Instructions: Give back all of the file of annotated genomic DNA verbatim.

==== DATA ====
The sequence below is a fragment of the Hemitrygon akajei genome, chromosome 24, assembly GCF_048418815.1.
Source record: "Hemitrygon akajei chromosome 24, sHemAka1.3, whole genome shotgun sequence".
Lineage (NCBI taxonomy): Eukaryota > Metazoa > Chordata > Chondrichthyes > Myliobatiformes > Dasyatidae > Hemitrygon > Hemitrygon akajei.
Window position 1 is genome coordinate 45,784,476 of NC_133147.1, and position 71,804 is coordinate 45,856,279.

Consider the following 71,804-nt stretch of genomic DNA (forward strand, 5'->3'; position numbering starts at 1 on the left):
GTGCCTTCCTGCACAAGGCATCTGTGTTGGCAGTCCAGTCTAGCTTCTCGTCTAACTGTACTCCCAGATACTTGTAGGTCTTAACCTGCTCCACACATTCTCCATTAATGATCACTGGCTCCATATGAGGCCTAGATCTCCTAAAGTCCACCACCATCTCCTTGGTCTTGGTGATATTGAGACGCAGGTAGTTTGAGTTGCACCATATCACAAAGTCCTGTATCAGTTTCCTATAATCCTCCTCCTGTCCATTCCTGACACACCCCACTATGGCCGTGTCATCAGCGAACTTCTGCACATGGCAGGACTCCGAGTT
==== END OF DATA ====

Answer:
The sequence below is a fragment of the Hemitrygon akajei genome, chromosome 24, assembly GCF_048418815.1.
Source record: "Hemitrygon akajei chromosome 24, sHemAka1.3, whole genome shotgun sequence".
Lineage (NCBI taxonomy): Eukaryota > Metazoa > Chordata > Chondrichthyes > Myliobatiformes > Dasyatidae > Hemitrygon > Hemitrygon akajei.
Window position 1 is genome coordinate 45,784,476 of NC_133147.1, and position 71,804 is coordinate 45,856,279.

Consider the following 71,804-nt stretch of genomic DNA (forward strand, 5'->3'; position numbering starts at 1 on the left):
GTGCCTTCCTGCACAAGGCATCTGTGTTGGCAGTCCAGTCTAGCTTCTCGTCTAACTGTACTCCCAGATACTTGTAGGTCTTAACCTGCTCCACACATTCTCCATTAATGATCACTGGCTCCATATGAGGCCTAGATCTCCTAAAGTCCACCACCATCTCCTTGGTCTTGGTGATATTGAGACGCAGGTAGTTTGAGTTGCACCATATCACAAAGTCCTGTATCAGTTTCCTATAATCCTCCTCCTGTCCATTCCTGACACACCCCACTATGGCCGTGTCATCAGCGAACTTCTGCACATGGCAGGACTCCGAGTT